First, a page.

At Southside Abbey, the rhythm of the liturgical year guides our work. How many parishes participate in Jesus' command to wash one another's feet at Maundy Thursday? Southside Abbey decided to play with this command a little bit, following a conversation with our neighborhood school. The Family Partnership Specialist at the school suggested that Southside Abbey might begin a shoe closet for some of the kids at the school. When we were able to look forward at the liturgical year and frame this in light of Maundy Thursday and Jesus' command to care for feet, it really took off in a way that it might not have had we simply embarked on an ordinary shoe drive.
This process begins with having holy conversations and listening for what the Holy Spirit is already doing in the community and then getting on board. Bo Armstrong, a friar in the Brotherhood of Saint Gregory, leads the charge in this respect. He often uses words like, “nimble,” or, “integrated,” to describe Southside Abbey's missional direction. We are able to listen, hear, and respond quickly.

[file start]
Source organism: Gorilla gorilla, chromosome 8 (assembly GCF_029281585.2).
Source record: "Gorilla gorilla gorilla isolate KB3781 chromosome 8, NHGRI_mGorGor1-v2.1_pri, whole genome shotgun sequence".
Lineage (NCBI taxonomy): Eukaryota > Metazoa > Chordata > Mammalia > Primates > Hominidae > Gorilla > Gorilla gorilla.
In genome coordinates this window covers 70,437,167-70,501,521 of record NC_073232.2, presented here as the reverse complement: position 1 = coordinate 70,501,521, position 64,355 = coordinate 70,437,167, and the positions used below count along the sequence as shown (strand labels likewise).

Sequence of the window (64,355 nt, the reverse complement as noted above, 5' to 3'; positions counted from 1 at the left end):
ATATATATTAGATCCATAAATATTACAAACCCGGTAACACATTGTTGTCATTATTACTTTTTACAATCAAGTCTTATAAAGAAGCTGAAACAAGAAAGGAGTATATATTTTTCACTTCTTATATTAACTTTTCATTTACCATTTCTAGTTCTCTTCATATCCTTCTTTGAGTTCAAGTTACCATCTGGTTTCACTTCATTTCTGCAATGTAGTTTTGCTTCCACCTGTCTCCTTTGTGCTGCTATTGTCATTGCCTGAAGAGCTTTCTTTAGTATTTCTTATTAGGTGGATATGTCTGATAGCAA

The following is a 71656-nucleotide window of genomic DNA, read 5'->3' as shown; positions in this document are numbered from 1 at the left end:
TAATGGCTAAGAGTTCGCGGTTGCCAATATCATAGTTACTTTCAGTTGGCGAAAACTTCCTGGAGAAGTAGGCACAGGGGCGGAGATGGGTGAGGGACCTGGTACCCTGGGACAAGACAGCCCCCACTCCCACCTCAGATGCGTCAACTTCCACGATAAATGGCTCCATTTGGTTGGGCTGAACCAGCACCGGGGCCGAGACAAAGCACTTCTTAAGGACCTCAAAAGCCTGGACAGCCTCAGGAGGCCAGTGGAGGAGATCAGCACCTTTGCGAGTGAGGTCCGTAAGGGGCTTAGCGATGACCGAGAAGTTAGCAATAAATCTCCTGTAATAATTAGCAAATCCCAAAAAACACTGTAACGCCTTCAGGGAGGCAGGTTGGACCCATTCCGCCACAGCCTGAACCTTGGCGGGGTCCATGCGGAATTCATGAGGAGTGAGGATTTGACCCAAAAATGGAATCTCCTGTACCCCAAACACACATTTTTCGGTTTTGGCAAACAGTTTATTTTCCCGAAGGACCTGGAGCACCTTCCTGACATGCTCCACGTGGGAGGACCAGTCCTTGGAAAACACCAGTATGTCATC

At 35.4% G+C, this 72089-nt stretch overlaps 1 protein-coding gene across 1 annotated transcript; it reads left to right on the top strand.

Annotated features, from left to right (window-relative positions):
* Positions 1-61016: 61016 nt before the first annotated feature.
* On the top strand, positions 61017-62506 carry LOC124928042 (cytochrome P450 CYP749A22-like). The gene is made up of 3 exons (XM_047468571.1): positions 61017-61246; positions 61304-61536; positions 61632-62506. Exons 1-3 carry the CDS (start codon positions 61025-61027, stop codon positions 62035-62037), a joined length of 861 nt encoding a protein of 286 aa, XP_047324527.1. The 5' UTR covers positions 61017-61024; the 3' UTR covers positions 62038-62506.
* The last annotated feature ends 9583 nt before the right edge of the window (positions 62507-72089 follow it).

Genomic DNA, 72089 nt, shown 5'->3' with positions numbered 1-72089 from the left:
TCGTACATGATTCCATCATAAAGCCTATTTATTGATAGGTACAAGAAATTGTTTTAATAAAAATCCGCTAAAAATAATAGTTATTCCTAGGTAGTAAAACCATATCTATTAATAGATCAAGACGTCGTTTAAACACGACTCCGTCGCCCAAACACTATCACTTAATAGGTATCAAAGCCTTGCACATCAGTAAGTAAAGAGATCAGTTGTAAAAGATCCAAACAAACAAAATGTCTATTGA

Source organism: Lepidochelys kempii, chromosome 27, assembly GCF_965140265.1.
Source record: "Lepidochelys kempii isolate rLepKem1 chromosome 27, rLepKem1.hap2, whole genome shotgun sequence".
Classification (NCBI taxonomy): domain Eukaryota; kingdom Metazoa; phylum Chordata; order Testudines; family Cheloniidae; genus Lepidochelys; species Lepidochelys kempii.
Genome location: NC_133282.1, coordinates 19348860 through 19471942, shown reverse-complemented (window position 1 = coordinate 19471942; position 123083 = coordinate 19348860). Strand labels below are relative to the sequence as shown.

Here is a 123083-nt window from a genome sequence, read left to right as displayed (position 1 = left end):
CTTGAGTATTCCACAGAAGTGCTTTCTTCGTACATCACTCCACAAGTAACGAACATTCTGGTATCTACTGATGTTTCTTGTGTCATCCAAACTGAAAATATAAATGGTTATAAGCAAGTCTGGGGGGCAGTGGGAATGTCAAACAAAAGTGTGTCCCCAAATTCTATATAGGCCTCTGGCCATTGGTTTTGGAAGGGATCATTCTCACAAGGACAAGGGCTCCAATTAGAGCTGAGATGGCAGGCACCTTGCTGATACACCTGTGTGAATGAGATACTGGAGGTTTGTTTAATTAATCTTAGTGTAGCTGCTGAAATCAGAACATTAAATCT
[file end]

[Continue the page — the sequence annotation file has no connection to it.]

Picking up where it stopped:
Reimaging the Church
Whenever the Church begins a new project – after banishing the initial “we can't” attitude – primary questions surround the issue of content, for the most part leaving questions of structure relatively unspoken. Southside Abbey decided – at the behest of empowered layperson and young person, Lisa Leopold – to flip the dynamic of content and structure on its head.
After determining that we really couldn’t improve on the biblical message of Jesus or the sacred meal he left us, we decided to leave content pretty much alone and address structure first.
Rather than drafting a budget that pays for the ministries of building, overhead, administration, insurance, and personnel first and spends whatever is left on mission, mission became our budget.